About The Blog

Debate at the intersection of business, technology and culture in the world of digital money, both commercial and government, a blog born from the Digital Money Forum in London and sponsored by Consult Hyperion

Advertisers

Technorati

  • Add to
Technorati Favorites

License

  • Creative Commons

    Attribution Non-Commercial Share Alike

    This work is licensed under a Creative Commons Attribution - Noncommercial - Share Alike 2.0 UK: England & Wales License.

    Please note that by replying in this Forum you agree to license your comments in the same way. Your comments may be edited and used but will always be attributed.

« Singular issues | Main | A sort-of-mathematician reads the newspapers »

Coin-operated laundry

By davebirch posted Aug 11 2006 at 8:35 AM
[Dave Birch] An article in last month's Financial World (not available online) set me thinking. One of the key issues in designing new electronic payment systems is balancing the privacy of transaction counterparties (which may be a social good, even if neither of the counterparties cares one way or the other) with the legitimate requirements of law enforcement. But the article on Money Laundering says that the biggest recent boost to global money laundering is not hawala or pre-paid mobiles, but the euro. The fact that launderers can stuff 500 euro notes in their underpants, and zoom around Europe spending and depositing, helps them enormously.

Technorati Tags: , ,

I'm not commenting on whether money laundering is good or bad. That's not the issue. But what I am wondering is do we in the e-payment world accept the inevitable costs of tracking, tracing and monitoring when we should be arguing instead to be treated on par with cash? That is, no need track, trace and monitor below a certain level: let's say 500 euros. E-payment mechanisms naturally attract the attention of both criminals and regulators. The Drug Enforcement Administration, Immigration and Customs Enforcement and the Internal Revenue Services Criminal Investigation unit all say they have found pre-paid cards used for large-scale money laundering. And, of course, prepaid cards are also used to fund terrorism. You can see why the panic: drug dealers, to pick an obvious example, load cash onto prepaid cards and then send the cards across borders. But why? Why would they send a card rather than cash? Suppose a bank caps the maximum balance on a pre-paid card at 500 euros in return for no tracking, tracing or monitoring. What's the problem? The card product is now much cheaper to its legitimate users (eg, unbanked migrant workers, children, me) and the bank makes more money. The drug dealers are now worse off, because sending the card by airmail costs more than sending a 500 euro note (which has more acceptance points anyway). Imposing stringent tracking and monitoring requirements on low-value e-payment schemes when no such strictures apply to banknotes is, in effect, another hidden subsidy to cash.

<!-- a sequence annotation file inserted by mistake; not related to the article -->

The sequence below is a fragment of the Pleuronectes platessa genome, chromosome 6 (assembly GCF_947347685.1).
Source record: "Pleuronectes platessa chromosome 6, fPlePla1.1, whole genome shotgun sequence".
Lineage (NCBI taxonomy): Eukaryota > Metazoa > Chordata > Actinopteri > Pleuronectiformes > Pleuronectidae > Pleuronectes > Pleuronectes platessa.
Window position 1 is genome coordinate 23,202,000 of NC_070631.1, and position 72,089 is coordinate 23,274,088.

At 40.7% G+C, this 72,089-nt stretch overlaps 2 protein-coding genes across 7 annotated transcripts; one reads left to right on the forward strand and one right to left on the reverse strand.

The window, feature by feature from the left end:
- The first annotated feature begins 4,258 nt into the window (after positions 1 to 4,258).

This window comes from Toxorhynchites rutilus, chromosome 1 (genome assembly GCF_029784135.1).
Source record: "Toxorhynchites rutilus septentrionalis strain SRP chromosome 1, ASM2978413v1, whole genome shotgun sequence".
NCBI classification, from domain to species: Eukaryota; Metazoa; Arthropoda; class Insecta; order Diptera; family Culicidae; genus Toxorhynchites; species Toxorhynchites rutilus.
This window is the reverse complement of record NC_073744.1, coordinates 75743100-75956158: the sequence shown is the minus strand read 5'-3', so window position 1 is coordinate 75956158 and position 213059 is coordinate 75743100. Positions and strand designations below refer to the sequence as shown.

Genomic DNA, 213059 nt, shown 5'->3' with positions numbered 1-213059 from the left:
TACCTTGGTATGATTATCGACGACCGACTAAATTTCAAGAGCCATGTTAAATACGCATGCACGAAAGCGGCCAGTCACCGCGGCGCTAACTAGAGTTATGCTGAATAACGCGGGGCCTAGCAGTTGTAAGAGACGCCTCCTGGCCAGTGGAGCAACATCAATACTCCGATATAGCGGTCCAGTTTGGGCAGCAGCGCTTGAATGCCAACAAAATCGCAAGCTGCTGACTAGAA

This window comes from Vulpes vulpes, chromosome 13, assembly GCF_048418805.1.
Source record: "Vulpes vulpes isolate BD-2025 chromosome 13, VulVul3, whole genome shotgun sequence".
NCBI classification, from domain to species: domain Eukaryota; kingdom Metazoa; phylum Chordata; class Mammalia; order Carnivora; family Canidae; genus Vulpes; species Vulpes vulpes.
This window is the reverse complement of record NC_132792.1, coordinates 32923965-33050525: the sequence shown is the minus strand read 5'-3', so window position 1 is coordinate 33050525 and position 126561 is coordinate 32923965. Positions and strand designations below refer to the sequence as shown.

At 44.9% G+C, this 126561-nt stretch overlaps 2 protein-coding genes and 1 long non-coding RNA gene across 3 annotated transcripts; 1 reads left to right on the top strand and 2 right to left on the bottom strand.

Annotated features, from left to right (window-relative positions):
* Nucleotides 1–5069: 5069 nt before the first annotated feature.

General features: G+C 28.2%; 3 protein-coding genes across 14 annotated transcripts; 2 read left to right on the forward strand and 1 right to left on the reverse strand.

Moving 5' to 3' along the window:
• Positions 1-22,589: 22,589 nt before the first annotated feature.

TrackBack

TrackBack URL for this entry:
https://www.typepad.com/services/trackback/6a00d8341c4fd753ef00d834e2c12e69e2

Listed below are links to weblogs that reference Coin-operated laundry:

» mobilephone free gift deal from mobilephone free gift deal
Most people don't know they can get a valuable free gift with their next mobile phone... all from a name you can trust... Tesco! Don't go direct to a UK network when free Wii's, HDTV's, Laptops, Playstations and much more. All above board and from Tesco! [Read More]

Comments

In Spain, 500 euro notes are nicknemed "bin-Ladens" - because everybody knows that they exist, but the authorities never seem to be able to catch sight of them out in the wild.

I tried to write a comprehensive response to this, but it is too hard -- that is, long, involved. I suppose that is one point -- it is not possible to separate out the issues of privacy and law enforcement and present them as a balance, not in any cohesive fashion. More over on https://financialcryptography.com/mt/archives/000801.html

The comments to this entry are closed.